In mid-March, Nelisa Jonas attended the funeral of a retired nurse in KwaDwesi township in Nelson Mandela Bay in Eastern Cape. Soon after, a number of Covid-19 infections in the area were traced back to this funeral. Jonas had to be tested.
Jonas told a local radio station she lived in fear after her name was publicly linked to the funeral. On social media, people were cautioned to stay away from her because she had either tested positive or was refusing to be tested.
Jonas said when she saw messages from the Department of Health encouraging those who had been at the funeral to get tested, she immediately went to Motherwell Health Care Centre. Before she had received the results of her test, her name had begun circulating on social media.
“The department informed me I tested negative and no one is taking responsibility for how my name landed up on social media,” she lamented. “The community had not taken the news well and people are not comfortable with having me around because they believe I will pass on the virus to them,” Jonas said.
Solutions and constraints
Thembisile Nongampula, Eastern Cape deputy provincial chairperson of the Treatment Action Campaign said lessons learnt in the fight against HIV in South Africa could be helpful in addressing stigma related to Covid-19.
“The best way of dealing with stigma is to use the best remedy we applied during our struggle with HIV/AIDS: community mobilisation,” explained Nongampula. “As an organisation, however, we understand that the threat posed by Covid-19 is totally different because it is highly contagious and needs us to mobilise in different ways than what we are used to.
“Non-physical engagement is the main, primary form of mobilisation. For instance, educating the community using radio and social media platforms to extend the message. One of the things that will make it more practical is to have those who have already recovered from Covid-19 be the face of hope to those still having doubts about the virus,” he said.
Traditional leader Nolundi Meji from Port St Johns told Spotlight stigma occurs because people do not understand the virus.
“Stigmatisation shows a lack of understanding of Covid-19. Our people still have little knowledge of this pandemic and we can’t call public meetings as traditional leaders to educate them more about the danger of stigmatisation because of lockdown regulations,” she said.
“We notice that, after mass screening and testing was conducted, when the results came back positive, department of health vehicles came to infected houses in the villages to inform and pick up people to be quarantined. As soon as the neighbours find out about someone’s status that person is subjected to victimisation and insults.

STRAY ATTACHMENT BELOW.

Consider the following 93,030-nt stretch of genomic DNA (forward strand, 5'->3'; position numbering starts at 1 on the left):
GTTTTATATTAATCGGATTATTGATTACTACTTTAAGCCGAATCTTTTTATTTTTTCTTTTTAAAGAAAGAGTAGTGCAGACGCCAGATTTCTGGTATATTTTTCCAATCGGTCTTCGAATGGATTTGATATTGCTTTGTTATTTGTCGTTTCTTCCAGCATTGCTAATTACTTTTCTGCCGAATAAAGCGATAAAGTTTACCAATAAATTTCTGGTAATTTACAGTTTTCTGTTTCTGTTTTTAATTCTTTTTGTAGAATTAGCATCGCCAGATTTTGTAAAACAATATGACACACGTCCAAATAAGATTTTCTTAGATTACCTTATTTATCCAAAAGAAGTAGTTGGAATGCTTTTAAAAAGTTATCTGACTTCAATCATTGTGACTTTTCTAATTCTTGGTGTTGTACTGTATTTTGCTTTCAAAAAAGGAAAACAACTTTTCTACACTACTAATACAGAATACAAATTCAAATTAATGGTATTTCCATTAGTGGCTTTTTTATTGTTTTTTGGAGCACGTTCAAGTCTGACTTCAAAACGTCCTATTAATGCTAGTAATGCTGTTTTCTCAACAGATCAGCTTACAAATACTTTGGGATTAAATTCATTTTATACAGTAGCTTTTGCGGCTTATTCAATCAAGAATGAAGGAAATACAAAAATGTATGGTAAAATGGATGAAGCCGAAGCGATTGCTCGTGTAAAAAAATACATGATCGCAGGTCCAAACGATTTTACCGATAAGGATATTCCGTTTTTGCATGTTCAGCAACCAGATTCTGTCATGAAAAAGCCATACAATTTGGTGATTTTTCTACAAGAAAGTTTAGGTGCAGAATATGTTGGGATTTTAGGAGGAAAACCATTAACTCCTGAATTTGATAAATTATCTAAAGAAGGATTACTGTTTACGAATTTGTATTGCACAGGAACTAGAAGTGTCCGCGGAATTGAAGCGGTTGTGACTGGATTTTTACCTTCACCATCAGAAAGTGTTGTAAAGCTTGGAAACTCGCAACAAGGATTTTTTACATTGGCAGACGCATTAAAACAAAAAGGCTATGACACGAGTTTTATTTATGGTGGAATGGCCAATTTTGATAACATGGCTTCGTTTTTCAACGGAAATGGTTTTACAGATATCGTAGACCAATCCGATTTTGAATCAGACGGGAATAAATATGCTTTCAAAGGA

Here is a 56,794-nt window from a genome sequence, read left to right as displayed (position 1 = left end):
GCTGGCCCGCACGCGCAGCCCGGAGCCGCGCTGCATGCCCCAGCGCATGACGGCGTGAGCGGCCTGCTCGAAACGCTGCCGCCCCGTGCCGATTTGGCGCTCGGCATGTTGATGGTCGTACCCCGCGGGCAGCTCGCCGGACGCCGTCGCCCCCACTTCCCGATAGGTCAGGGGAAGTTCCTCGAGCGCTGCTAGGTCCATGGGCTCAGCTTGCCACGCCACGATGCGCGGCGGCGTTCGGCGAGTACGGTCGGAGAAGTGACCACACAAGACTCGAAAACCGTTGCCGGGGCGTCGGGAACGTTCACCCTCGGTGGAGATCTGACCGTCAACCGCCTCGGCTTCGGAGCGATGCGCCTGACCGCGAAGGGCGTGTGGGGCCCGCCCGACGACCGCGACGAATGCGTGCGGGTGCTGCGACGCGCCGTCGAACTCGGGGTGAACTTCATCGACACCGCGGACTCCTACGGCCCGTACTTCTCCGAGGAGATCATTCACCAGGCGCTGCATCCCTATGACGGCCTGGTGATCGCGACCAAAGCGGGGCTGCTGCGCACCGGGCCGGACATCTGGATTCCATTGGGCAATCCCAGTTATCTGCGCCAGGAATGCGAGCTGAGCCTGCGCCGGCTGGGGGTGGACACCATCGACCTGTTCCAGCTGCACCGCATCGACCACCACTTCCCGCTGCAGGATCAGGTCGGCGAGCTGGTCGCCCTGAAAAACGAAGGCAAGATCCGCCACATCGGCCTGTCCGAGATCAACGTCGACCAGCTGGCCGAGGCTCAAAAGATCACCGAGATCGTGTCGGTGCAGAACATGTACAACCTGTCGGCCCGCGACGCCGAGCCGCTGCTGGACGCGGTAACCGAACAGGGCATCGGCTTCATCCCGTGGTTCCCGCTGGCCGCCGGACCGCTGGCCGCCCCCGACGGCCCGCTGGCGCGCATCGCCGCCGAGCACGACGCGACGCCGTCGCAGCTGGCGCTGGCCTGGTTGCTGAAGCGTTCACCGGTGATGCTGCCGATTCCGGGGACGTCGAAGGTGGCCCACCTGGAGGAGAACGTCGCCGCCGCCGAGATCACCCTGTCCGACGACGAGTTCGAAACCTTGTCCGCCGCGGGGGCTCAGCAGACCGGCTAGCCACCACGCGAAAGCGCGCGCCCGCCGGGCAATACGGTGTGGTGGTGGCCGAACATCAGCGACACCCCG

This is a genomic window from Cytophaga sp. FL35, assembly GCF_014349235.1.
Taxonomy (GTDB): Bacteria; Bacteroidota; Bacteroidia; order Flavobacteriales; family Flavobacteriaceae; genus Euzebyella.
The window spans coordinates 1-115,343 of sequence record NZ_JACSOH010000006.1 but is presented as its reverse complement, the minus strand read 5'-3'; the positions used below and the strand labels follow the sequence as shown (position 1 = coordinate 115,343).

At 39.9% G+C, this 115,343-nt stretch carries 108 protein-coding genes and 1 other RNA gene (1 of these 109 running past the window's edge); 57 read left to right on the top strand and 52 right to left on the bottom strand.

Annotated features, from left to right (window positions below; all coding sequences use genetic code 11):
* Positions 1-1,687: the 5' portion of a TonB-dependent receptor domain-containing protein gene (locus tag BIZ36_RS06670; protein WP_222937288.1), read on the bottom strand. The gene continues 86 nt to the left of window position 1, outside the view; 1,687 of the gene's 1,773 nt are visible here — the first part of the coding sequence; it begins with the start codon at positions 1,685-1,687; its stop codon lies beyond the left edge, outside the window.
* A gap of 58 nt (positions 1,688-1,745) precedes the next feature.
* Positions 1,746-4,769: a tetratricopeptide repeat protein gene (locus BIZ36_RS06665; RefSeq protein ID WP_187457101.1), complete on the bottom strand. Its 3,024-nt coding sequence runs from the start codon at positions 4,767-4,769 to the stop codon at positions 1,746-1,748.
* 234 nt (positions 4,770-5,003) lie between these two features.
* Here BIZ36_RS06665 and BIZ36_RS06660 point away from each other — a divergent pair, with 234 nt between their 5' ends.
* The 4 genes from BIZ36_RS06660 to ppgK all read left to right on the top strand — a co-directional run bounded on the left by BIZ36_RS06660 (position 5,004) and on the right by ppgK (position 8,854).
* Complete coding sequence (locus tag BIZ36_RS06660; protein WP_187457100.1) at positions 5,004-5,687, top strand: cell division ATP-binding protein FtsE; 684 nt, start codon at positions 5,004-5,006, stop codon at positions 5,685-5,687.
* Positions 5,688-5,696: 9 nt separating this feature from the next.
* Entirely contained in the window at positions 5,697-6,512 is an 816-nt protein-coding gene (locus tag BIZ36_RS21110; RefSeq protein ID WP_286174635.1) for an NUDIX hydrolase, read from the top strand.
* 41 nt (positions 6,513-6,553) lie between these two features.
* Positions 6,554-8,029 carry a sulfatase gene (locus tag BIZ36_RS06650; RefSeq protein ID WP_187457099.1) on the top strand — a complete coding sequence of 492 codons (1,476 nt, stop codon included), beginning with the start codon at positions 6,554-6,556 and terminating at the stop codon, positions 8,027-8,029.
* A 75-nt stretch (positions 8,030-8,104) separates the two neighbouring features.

“I don’t understand why people are being victimised for having this virus, as if having this virus is a death sentence. People are recovering so I don’t see any reason for discrimination against each other,” said Meji.
Nceba Magoxo, deputy chairperson of District A (Uitenhage and Dispatch) health forum in Nelson Mandela Bay, agreed. “The root cause of stigmatisation amongst people is panic that is caused by a lack of knowledge about this virus. Unfortunately for us clinic committees, we are unable to do door-to-door and educate people about the danger of stigma because we have not been issued with permits that will allow us to move around,” noted Meji.
Post-recovery support needed
Professor Francis Hyera, head of the public health department at Walter Sisulu University, said Covid-19 stigma is associated with insufficient knowledge and proper understanding of the disease. “This includes the causation, spread, treatment and prevention in general, considering the high infectivity and death rates reported worldwide,” he said.
“Currently, stigma is also associated with the use of personal protective equipment (PPE), especially face masks, of which some communities do not understand the importance. This creates fear among uninformed elders and children as they have never used them before,” said Hyera.
Hyera said isolation and quarantine measures also play a role in fuelling stigma and lead to fewer people wanting to get tested.
“People need to acknowledge and accept that Covid-19 is a worldwide pandemic that affects anyone regardless of race, culture, age, rich or poor. Community education that involves ward counsellors, religious leaders, traditional leaders and prominent village leaders is very important.” This, Hyera said, must include education on the means of transmission, prevention, control, monitoring and support to demystify the disease at community level.
“Communities should be encouraged to test for their health and the health of their loved ones to control the pandemic. Testing should be taken as a positive means of combating the Covid-19 pandemic within the country and protect other community members.”
He said post-recovery or post-positive testing patients should be well supported and counselled.
‘Noting with concern’
Eastern Cape Health Department spokesperson Sizwe Kupelo told Spotlight the department had noted with great concern the stigmatisation of Covid-19 in the province.
“We have created a number of education campaigns like radio ads and flyers to address this issue of stigma. We need more people to be tested so that they will be treated should they test positive for Covid-19. We need everyone to play their part in helping to curb the spread of this virus instead of fuelling stigma, said Kupelo. DM/MC
Note: The TAC is mentioned in this article. Spotlight is published by SECTION27 and the TAC, but is editorially independent, an independence that the editors guard jealously. Spotlight is a member of the South African Press Council.
Children won't fully grasp sarcasm until about the age of 10. This is possibly reduced if they are the offspring of journalists.